How long is canned food good for?

I googled this.

Bloggers answered.


How do you determine how long a can of food will last? Actually, it's kind of hard to guess, but here are a few guidelines when trying to determine the shelf life of your canned foods:

Home-canned foods Most sources say that home-canned foods will store safely for at least one year.

With other food items, the level of acid in the food is the critical element for determining how long it may store. Low-acid foods last longer on your shelves than foods with higher amounts of acid. Some sources say all commercially canned food should last at least two years. Here are some more specific recommendations:

Low-acidic foods Surprising to some, canned meats can last the longest. Most sources say they will keep for 2 to 5 years. Some sources say they will last even longer. I found a shocking story about a can of meat that was 118 years old. It was opened, analyzed, and found to still have most of the nutrients. It was still good after more than 100 years! You may not choose to eat canned meats that are this old, but likely yours will last more than the recommended five years. Other low-acid foods are soups without tomatoes, carrots, potatoes, pumpkin, and peas.

High-acidic foods For best quality, use high-acidic foods within one year or so. Foods in this category are tomatoes, fruit, and foods with a lot of vinegar in them. Still, many of these canned foods will still be edible after years worth of storage, even if they are not at the peak of quality and nutrition.

So what does it mean when we learn that something will last "at least two years?" How long will it last after the two years is over? Again, this depends on who you ask. Some people will say that you should discard the cans at this point, but most will tell you that canned foods can last for a lot longer, even years and years longer. You'll just have to use your own discretion and inspect your cans carefully before eating the food inside. Read the next article in the canned food series, "Canned Food Storage Safety" to know what to look for when inspecting cans for safety.


The dates stamped on the can are the packing date.

I take it you are speaking about canned food from the store, and NOT home canned goods.

The number of years your food is good for will vary dramatically. What types of food are you talking about?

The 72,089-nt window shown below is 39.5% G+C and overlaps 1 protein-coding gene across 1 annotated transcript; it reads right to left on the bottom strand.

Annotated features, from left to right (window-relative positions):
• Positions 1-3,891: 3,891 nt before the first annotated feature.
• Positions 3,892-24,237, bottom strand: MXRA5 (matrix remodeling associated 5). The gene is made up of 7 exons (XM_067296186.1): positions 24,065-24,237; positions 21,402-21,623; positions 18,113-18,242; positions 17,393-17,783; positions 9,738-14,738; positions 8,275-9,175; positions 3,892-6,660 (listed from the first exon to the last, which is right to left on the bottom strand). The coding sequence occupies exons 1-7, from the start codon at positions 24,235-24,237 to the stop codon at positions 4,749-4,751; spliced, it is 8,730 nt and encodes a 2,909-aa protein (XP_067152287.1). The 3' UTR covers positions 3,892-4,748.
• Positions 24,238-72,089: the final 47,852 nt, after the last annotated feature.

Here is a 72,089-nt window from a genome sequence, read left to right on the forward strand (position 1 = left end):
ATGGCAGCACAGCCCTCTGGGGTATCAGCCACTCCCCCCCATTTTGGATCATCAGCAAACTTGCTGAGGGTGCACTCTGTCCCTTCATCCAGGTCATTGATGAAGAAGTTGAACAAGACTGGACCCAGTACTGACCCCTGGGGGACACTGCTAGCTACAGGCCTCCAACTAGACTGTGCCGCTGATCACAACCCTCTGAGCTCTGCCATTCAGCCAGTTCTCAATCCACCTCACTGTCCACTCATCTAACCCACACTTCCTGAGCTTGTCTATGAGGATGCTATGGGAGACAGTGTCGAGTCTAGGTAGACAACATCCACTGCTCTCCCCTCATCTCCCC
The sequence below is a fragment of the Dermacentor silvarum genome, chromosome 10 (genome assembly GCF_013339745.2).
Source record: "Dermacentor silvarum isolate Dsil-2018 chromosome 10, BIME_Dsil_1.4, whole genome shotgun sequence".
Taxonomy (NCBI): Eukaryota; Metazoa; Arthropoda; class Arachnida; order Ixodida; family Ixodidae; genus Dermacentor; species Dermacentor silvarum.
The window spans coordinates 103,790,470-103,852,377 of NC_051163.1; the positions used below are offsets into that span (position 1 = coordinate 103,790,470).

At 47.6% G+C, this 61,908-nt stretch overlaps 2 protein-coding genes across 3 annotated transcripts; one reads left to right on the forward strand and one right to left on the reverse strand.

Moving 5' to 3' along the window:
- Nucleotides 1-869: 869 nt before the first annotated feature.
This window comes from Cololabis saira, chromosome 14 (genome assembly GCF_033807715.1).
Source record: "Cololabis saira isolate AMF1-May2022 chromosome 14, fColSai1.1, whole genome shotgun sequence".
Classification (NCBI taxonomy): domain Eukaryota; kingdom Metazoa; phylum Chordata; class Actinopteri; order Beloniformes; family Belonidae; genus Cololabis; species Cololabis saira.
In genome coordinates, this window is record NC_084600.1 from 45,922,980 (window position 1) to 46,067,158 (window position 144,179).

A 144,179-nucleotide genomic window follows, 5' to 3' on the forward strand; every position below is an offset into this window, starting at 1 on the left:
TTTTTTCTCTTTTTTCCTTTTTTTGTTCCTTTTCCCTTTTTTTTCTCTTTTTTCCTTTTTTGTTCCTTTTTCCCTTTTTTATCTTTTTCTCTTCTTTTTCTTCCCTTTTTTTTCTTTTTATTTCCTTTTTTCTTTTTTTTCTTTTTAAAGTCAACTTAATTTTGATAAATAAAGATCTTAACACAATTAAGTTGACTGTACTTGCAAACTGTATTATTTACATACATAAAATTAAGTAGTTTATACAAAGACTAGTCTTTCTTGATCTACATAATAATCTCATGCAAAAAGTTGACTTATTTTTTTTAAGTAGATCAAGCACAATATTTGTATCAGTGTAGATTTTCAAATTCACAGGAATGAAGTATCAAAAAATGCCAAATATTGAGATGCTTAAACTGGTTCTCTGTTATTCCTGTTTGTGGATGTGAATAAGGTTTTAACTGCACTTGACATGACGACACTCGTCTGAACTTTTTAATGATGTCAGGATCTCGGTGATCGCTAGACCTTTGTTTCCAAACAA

What conditions have the food been stored in? Hot and humid or dry, dark and cool?

I have a very large pantry. We have about two years worth of food storage. We are working toward seven years worth of food storage.

Modern canned foods are very safe. Examine any old cans...any dents, rust, or bulging? Discard them.

If the can is in pristine condition (no dents, rust, or bulging), you should be able to safely eat the food for at least 10 years.

Foods that are very salty ( most condescend soups), items that have a lot of sugar (peaches in heavy syrup, or jelly), or items that are very acidic and stored in glass (pickles), may be good for 20 years or more, as long as they have not been exposed to light in the case of items in glass.

There are certain items which will never go bad. Salt, sugar, and honey will never go bad. You could store them for thousands of years, and use them safely. In the case of honey and sugar, insects might get into them, but they will never actually go rancid.

The food items that I am cautious with are canned meats, canned fish, and canned items containing meat. Those are items I do not store beyond 10 years.


Canned food is pretty safe from bacterial action. but there can be exceptions of fx production temperatures were not correct. That is usually what causes 'bulging' cans.

Canned food is not necessarily safe from chemical reactions. The metals used in the can may react with the food and contaminate it. If the can is sealed with a solder containing lead the lead could diffuse into the food and that is not healthy. cans older than about 20 years were made with metals only and should not be trusted.
Modern cans are usually made with an inner polymer lining to avoid such contamination, but even there production errors can give rips or holes in the lining so metal and food can get at each other.

And finally cans can corrode from the outside until holes appear through which bacteria and whatever can get at the food.

Heat and moisture accelerate corrosion and chemical reactions so storage in a cool dry place improve the odds of the can staying good.

You can be lucky and have a can that is still eatable after hundreds of years, but you can also be unlucky and get a can that has gone bad after a few years. maybe even before the expiration date.

So it is not true that cans 'never really go bad'. At least not without a lot of caveats: perfect production, cool dry storage, non acidic food, etc.